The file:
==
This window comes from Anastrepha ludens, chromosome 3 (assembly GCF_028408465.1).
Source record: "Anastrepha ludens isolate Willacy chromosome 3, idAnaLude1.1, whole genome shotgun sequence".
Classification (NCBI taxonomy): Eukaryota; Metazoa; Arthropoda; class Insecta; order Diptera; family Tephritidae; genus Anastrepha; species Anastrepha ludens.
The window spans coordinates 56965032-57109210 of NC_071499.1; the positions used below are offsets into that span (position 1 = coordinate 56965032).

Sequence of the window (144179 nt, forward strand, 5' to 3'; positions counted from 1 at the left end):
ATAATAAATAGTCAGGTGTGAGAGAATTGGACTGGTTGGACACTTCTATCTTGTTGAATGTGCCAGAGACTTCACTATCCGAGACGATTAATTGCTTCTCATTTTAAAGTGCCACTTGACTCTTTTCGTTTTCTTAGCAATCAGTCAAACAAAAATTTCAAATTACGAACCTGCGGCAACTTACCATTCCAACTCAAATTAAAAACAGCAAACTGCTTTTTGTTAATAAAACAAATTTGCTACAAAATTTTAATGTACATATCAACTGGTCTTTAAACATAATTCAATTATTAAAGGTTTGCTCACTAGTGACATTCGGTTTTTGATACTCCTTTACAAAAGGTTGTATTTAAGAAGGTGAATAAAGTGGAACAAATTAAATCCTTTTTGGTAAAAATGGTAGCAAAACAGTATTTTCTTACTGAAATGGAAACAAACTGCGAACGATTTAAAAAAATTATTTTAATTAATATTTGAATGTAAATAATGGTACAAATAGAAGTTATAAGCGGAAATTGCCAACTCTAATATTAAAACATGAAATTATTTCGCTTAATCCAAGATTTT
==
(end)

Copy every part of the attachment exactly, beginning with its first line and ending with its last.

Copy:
This window comes from Anastrepha ludens, chromosome 3 (assembly GCF_028408465.1).
Source record: "Anastrepha ludens isolate Willacy chromosome 3, idAnaLude1.1, whole genome shotgun sequence".
Classification (NCBI taxonomy): Eukaryota; Metazoa; Arthropoda; class Insecta; order Diptera; family Tephritidae; genus Anastrepha; species Anastrepha ludens.
The window spans coordinates 56965032-57109210 of NC_071499.1; the positions used below are offsets into that span (position 1 = coordinate 56965032).

Sequence of the window (144179 nt, forward strand, 5' to 3'; positions counted from 1 at the left end):
ATAATAAATAGTCAGGTGTGAGAGAATTGGACTGGTTGGACACTTCTATCTTGTTGAATGTGCCAGAGACTTCACTATCCGAGACGATTAATTGCTTCTCATTTTAAAGTGCCACTTGACTCTTTTCGTTTTCTTAGCAATCAGTCAAACAAAAATTTCAAATTACGAACCTGCGGCAACTTACCATTCCAACTCAAATTAAAAACAGCAAACTGCTTTTTGTTAATAAAACAAATTTGCTACAAAATTTTAATGTACATATCAACTGGTCTTTAAACATAATTCAATTATTAAAGGTTTGCTCACTAGTGACATTCGGTTTTTGATACTCCTTTACAAAAGGTTGTATTTAAGAAGGTGAATAAAGTGGAACAAATTAAATCCTTTTTGGTAAAAATGGTAGCAAAACAGTATTTTCTTACTGAAATGGAAACAAACTGCGAACGATTTAAAAAAATTATTTTAATTAATATTTGAATGTAAATAATGGTACAAATAGAAGTTATAAGCGGAAATTGCCAACTCTAATATTAAAACATGAAATTATTTCGCTTAATCCAAGATTTT